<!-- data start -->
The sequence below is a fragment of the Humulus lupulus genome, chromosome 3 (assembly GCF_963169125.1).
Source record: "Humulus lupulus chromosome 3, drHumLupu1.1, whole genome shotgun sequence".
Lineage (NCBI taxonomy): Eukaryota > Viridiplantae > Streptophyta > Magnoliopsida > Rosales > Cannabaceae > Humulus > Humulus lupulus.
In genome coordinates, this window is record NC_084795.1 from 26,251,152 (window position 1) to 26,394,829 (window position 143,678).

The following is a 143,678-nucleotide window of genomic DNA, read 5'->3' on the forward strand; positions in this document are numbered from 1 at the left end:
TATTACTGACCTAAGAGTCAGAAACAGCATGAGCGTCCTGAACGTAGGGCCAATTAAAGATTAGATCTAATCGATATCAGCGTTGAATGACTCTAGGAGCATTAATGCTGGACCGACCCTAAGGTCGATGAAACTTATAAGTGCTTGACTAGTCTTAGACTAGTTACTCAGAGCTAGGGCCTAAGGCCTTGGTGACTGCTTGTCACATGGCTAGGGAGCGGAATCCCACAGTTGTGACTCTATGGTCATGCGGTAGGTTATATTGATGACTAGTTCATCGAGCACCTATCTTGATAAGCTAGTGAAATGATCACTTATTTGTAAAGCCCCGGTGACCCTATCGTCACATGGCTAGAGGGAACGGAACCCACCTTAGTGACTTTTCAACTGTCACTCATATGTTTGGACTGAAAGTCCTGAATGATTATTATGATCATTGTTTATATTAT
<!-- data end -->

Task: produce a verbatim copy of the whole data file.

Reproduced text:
The sequence below is a fragment of the Humulus lupulus genome, chromosome 3 (assembly GCF_963169125.1).
Source record: "Humulus lupulus chromosome 3, drHumLupu1.1, whole genome shotgun sequence".
Lineage (NCBI taxonomy): Eukaryota > Viridiplantae > Streptophyta > Magnoliopsida > Rosales > Cannabaceae > Humulus > Humulus lupulus.
In genome coordinates, this window is record NC_084795.1 from 26,251,152 (window position 1) to 26,394,829 (window position 143,678).

The following is a 143,678-nucleotide window of genomic DNA, read 5'->3' on the forward strand; positions in this document are numbered from 1 at the left end:
TATTACTGACCTAAGAGTCAGAAACAGCATGAGCGTCCTGAACGTAGGGCCAATTAAAGATTAGATCTAATCGATATCAGCGTTGAATGACTCTAGGAGCATTAATGCTGGACCGACCCTAAGGTCGATGAAACTTATAAGTGCTTGACTAGTCTTAGACTAGTTACTCAGAGCTAGGGCCTAAGGCCTTGGTGACTGCTTGTCACATGGCTAGGGAGCGGAATCCCACAGTTGTGACTCTATGGTCATGCGGTAGGTTATATTGATGACTAGTTCATCGAGCACCTATCTTGATAAGCTAGTGAAATGATCACTTATTTGTAAAGCCCCGGTGACCCTATCGTCACATGGCTAGAGGGAACGGAACCCACCTTAGTGACTTTTCAACTGTCACTCATATGTTTGGACTGAAAGTCCTGAATGATTATTATGATCATTGTTTATATTAT